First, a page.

Along with other suitability considerations, I factor in my own (or the client's own) comfortability factor with a particular environment. The Mac object oriented desktop is quite nice, though it's not my environment of choice. On Linux, I prefer KDE to Gnome, but neither of those nor the Mac desktop nor Windows Explorer approaches the level of comfort, familiarity, or ease-of-use which I experience using the Workplace Shell, which is - for me, at least - the main reason I stick with eCS.

Stability concerns? These affect all platforms at one time or another. Unless the problems are inherent to the overall system design (Windows' weak security model and the dangers of the single registry paradigm), such things need to be considered in the course of business. that is to say, they happen. Cars break down, too, but I'm not quite ready to go back to a horse and cart (and carts break - ever change a wagon wheel?).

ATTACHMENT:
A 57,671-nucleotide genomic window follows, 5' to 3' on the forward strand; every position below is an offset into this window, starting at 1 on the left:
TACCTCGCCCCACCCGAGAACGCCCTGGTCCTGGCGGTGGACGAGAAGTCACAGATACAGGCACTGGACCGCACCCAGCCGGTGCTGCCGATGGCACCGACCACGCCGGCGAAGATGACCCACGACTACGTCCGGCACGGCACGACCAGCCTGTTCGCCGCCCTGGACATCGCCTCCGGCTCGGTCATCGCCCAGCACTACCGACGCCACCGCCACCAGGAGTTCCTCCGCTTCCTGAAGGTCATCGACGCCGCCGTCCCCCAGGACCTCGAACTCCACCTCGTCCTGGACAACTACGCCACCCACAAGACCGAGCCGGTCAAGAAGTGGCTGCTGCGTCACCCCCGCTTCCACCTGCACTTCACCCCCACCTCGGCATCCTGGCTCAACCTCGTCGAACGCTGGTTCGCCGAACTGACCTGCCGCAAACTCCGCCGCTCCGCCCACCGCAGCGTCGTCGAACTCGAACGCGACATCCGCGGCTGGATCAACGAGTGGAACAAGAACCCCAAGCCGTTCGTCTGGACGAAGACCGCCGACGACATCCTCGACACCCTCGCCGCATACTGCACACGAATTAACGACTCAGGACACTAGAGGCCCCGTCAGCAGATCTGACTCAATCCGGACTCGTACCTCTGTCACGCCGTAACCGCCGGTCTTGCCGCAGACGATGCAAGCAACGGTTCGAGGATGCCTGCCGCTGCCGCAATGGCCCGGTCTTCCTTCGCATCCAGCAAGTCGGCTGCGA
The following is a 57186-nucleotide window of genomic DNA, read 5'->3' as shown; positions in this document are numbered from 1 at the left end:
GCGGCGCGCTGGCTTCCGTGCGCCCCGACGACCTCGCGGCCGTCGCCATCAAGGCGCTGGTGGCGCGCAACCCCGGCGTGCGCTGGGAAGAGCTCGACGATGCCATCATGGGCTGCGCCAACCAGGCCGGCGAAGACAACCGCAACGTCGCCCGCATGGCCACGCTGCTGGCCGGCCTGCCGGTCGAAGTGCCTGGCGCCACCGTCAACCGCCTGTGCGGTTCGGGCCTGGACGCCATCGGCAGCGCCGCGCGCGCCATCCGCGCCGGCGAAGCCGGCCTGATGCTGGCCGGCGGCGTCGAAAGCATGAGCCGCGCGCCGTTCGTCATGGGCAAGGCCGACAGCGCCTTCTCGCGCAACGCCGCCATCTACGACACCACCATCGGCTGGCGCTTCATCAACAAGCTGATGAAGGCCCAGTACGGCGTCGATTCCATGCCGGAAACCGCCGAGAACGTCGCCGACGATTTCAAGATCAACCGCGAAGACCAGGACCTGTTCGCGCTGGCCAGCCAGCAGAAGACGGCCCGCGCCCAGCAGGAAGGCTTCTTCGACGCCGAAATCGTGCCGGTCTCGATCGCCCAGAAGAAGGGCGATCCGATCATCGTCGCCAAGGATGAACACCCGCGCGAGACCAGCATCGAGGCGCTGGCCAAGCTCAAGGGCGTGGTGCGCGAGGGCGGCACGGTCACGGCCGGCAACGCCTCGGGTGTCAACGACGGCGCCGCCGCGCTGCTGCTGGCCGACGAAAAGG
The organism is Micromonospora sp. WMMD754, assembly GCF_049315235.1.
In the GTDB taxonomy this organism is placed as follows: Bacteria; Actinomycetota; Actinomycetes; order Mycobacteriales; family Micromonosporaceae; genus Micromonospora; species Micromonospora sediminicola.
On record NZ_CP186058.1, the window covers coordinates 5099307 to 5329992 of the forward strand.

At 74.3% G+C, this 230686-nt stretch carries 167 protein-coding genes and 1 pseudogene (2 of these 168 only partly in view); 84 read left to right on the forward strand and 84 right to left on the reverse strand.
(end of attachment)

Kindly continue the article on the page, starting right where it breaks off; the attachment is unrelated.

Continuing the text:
Working with talented people is always a good thing

I'm sure that somewhere, William Shakespeare wrote of the riches of surrounding oneself with good and talented people, but his words escape me just now (my mother would have known right off the top of her head, so learned and familiar was she with his works, even those lesser known). Still, it's something I'm certain we've all been told at one time or another. Truly, we are known by the company we keep.

Hang around personally or professionally with buffoons, and naturally, people take you for one (water tends to seek its own level, or so we're taught). Maintain good company, and the reflection is bright.